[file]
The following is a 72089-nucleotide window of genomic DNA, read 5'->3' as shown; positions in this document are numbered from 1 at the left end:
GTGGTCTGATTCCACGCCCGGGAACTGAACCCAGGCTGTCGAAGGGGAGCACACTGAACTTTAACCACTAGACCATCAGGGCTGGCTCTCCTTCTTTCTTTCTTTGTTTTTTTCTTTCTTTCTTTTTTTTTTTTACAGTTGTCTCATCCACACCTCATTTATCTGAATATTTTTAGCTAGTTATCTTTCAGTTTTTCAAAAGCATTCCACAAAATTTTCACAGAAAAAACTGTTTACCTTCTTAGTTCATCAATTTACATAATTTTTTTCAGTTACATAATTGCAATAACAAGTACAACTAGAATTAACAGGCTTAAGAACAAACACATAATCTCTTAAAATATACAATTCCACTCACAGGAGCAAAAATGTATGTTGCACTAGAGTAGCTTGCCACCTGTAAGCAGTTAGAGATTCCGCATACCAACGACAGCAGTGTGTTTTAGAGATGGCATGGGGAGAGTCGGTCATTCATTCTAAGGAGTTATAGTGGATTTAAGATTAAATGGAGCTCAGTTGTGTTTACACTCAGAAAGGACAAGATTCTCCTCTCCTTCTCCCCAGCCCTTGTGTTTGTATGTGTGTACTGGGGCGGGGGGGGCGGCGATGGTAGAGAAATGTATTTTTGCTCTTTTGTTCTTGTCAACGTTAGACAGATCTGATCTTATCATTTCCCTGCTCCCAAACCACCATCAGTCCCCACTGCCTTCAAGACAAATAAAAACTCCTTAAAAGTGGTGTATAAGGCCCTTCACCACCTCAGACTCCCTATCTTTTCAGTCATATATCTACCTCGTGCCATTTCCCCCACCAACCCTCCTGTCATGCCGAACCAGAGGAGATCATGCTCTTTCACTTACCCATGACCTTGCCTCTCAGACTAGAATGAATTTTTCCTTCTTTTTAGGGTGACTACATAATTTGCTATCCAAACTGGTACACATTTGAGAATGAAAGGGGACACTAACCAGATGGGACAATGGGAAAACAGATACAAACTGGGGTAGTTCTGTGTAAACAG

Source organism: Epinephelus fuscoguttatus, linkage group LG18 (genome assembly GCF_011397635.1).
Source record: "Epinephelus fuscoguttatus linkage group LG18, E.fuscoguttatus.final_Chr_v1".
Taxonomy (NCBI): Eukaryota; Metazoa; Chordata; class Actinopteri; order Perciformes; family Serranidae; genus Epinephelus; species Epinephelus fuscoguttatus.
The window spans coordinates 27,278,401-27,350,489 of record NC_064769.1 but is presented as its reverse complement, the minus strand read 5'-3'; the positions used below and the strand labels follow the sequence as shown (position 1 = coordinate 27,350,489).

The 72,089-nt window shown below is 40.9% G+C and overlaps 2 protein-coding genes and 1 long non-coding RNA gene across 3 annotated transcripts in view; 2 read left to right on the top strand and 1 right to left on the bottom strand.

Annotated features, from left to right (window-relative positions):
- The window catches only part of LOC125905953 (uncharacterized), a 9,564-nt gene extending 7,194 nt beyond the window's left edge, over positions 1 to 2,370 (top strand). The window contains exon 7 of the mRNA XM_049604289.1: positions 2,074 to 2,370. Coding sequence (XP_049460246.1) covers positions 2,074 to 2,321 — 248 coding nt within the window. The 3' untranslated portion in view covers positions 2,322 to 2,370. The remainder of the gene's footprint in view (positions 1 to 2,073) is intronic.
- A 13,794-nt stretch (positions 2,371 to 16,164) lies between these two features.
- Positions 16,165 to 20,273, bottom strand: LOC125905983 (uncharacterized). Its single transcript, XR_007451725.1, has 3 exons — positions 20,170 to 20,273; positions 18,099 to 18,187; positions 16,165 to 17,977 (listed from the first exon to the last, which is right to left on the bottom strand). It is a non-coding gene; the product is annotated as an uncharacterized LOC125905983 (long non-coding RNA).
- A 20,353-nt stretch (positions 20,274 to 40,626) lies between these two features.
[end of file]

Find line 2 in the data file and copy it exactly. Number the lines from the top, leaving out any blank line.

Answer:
GTGGTCTGATTCCACGCCCGGGAACTGAACCCAGGCTGTCGAAGGGGAGCACACTGAACTTTAACCACTAGACCATCAGGGCTGGCTCTCCTTCTTTCTTTCTTTGTTTTTTTCTTTCTTTCTTTTTTTTTTTTACAGTTGTCTCATCCACACCTCATTTATCTGAATATTTTTAGCTAGTTATCTTTCAGTTTTTCAAAAGCATTCCACAAAATTTTCACAGAAAAAACTGTTTACCTTCTTAGTTCATCAATTTACATAATTTTTTTCAGTTACATAATTGCAATAACAAGTACAACTAGAATTAACAGGCTTAAGAACAAACACATAATCTCTTAAAATATACAATTCCACTCACAGGAGCAAAAATGTATGTTGCACTAGAGTAGCTTGCCACCTGTAAGCAGTTAGAGATTCCGCATACCAACGACAGCAGTGTGTTTTAGAGATGGCATGGGGAGAGTCGGTCATTCATTCTAAGGAGTTATAGTGGATTTAAGATTAAATGGAGCTCAGTTGTGTTTACACTCAGAAAGGACAAGATTCTCCTCTCCTTCTCCCCAGCCCTTGTGTTTGTATGTGTGTACTGGGGCGGGGGGGGCGGCGATGGTAGAGAAATGTATTTTTGCTCTTTTGTTCTTGTCAACGTTAGACAGATCTGATCTTATCATTTCCCTGCTCCCAAACCACCATCAGTCCCCACTGCCTTCAAGACAAATAAAAACTCCTTAAAAGTGGTGTATAAGGCCCTTCACCACCTCAGACTCCCTATCTTTTCAGTCATATATCTACCTCGTGCCATTTCCCCCACCAACCCTCCTGTCATGCCGAACCAGAGGAGATCATGCTCTTTCACTTACCCATGACCTTGCCTCTCAGACTAGAATGAATTTTTCCTTCTTTTTAGGGTGACTACATAATTTGCTATCCAAACTGGTACACATTTGAGAATGAAAGGGGACACTAACCAGATGGGACAATGGGAAAACAGATACAAACTGGGGTAGTTCTGTGTAAACAG